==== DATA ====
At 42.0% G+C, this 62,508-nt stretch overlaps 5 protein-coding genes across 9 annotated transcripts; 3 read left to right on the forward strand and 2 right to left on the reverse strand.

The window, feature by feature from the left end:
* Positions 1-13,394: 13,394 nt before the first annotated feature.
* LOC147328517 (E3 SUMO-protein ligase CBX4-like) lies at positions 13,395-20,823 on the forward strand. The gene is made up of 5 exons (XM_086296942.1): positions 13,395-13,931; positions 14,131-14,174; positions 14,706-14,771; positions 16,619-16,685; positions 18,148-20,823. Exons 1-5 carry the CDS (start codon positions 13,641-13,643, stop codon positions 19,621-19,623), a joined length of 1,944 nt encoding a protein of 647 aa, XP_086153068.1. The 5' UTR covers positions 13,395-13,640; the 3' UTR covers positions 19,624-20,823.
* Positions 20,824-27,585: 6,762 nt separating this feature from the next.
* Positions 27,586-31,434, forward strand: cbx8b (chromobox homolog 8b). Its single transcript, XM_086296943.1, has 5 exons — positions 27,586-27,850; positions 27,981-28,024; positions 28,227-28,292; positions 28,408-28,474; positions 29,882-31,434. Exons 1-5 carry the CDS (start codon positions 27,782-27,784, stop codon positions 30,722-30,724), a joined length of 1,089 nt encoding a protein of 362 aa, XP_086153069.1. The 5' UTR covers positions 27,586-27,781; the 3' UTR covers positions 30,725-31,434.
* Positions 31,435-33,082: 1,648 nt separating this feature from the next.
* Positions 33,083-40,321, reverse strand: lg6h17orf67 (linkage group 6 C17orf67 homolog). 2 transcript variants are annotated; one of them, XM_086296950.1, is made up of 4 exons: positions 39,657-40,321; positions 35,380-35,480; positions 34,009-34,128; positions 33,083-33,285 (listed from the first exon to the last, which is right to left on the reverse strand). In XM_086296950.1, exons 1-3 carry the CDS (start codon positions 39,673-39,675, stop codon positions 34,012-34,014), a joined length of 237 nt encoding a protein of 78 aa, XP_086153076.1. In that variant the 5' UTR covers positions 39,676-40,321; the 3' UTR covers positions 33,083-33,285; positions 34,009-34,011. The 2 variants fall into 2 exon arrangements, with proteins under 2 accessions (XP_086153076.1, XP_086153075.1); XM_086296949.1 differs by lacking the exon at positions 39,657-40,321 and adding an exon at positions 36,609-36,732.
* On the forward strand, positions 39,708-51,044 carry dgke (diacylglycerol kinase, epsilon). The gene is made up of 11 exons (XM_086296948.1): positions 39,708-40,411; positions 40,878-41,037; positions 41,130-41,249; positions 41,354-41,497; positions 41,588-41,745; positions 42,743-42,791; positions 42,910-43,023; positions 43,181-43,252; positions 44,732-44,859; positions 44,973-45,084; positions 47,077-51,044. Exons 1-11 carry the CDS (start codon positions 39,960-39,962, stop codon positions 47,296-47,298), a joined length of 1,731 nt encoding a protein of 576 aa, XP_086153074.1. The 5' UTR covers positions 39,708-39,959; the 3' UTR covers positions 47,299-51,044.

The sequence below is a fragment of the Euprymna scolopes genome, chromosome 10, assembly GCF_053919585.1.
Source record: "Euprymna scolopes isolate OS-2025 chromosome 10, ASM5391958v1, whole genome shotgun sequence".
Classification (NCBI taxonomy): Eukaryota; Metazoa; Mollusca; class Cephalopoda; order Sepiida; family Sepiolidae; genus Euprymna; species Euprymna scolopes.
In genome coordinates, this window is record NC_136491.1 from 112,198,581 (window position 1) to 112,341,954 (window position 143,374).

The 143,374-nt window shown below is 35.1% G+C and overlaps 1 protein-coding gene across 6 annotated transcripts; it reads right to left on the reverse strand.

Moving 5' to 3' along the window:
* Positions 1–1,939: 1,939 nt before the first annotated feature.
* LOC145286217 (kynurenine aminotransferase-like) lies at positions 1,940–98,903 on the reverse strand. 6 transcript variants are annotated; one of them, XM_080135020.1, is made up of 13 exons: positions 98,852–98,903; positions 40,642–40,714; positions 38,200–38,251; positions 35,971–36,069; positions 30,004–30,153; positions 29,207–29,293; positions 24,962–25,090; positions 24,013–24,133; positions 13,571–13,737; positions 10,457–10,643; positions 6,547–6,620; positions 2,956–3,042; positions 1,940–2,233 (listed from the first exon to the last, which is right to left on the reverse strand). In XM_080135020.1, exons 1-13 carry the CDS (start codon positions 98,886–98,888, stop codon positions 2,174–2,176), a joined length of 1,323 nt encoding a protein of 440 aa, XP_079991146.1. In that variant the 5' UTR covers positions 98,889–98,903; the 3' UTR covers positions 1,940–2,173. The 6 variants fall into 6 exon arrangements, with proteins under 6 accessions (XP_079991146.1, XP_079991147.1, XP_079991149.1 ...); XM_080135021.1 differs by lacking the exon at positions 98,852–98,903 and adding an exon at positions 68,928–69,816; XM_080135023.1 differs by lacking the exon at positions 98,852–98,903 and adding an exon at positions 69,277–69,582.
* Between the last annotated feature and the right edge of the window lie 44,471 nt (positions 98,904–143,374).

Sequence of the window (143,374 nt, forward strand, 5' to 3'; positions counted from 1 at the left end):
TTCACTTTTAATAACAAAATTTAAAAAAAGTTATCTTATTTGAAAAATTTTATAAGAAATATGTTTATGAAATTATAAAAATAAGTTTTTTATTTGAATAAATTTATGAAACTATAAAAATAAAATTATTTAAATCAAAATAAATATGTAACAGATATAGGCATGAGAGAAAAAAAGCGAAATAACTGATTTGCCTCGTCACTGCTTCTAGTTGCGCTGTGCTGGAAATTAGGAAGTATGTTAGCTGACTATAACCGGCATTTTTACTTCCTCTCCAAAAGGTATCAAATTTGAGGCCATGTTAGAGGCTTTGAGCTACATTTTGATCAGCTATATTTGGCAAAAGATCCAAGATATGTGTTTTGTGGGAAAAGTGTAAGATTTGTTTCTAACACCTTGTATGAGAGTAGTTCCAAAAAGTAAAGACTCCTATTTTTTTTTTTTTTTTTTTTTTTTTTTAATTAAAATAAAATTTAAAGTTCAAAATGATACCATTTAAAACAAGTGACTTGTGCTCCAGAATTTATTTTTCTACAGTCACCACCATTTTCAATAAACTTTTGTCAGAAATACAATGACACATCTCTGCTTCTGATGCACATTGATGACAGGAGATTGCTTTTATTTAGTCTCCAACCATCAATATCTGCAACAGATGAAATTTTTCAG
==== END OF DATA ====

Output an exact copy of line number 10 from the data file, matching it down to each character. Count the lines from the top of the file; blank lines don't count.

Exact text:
The sequence below is a fragment of the Euprymna scolopes genome, chromosome 10, assembly GCF_053919585.1.